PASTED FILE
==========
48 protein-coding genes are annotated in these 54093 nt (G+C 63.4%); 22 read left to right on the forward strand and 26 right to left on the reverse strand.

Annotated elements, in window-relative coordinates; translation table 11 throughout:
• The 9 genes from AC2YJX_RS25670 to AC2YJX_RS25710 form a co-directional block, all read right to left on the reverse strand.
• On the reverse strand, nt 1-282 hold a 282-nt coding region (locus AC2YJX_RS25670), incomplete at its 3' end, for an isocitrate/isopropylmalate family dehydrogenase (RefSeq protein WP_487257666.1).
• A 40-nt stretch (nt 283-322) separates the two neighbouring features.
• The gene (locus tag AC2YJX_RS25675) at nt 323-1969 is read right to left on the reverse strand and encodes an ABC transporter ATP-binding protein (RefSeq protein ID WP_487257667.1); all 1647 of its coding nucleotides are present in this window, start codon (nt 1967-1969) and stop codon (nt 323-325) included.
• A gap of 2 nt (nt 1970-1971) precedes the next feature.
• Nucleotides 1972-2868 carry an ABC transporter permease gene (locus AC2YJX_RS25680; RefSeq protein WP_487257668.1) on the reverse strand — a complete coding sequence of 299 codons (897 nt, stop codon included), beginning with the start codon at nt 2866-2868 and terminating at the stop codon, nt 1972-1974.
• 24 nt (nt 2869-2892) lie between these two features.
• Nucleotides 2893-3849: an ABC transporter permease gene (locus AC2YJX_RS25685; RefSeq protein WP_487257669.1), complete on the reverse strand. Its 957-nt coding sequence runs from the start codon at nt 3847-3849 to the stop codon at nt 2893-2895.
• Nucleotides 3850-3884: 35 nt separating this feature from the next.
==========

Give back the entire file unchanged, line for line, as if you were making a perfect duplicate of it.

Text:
48 protein-coding genes are annotated in these 54093 nt (G+C 63.4%); 22 read left to right on the forward strand and 26 right to left on the reverse strand.

Annotated elements, in window-relative coordinates; translation table 11 throughout:
• The 9 genes from AC2YJX_RS25670 to AC2YJX_RS25710 form a co-directional block, all read right to left on the reverse strand.
• On the reverse strand, nt 1-282 hold a 282-nt coding region (locus AC2YJX_RS25670), incomplete at its 3' end, for an isocitrate/isopropylmalate family dehydrogenase (RefSeq protein WP_487257666.1).
• A 40-nt stretch (nt 283-322) separates the two neighbouring features.
• The gene (locus tag AC2YJX_RS25675) at nt 323-1969 is read right to left on the reverse strand and encodes an ABC transporter ATP-binding protein (RefSeq protein ID WP_487257667.1); all 1647 of its coding nucleotides are present in this window, start codon (nt 1967-1969) and stop codon (nt 323-325) included.
• A gap of 2 nt (nt 1970-1971) precedes the next feature.
• Nucleotides 1972-2868 carry an ABC transporter permease gene (locus AC2YJX_RS25680; RefSeq protein WP_487257668.1) on the reverse strand — a complete coding sequence of 299 codons (897 nt, stop codon included), beginning with the start codon at nt 2866-2868 and terminating at the stop codon, nt 1972-1974.
• 24 nt (nt 2869-2892) lie between these two features.
• Nucleotides 2893-3849: an ABC transporter permease gene (locus AC2YJX_RS25685; RefSeq protein WP_487257669.1), complete on the reverse strand. Its 957-nt coding sequence runs from the start codon at nt 3847-3849 to the stop codon at nt 2893-2895.
• Nucleotides 3850-3884: 35 nt separating this feature from the next.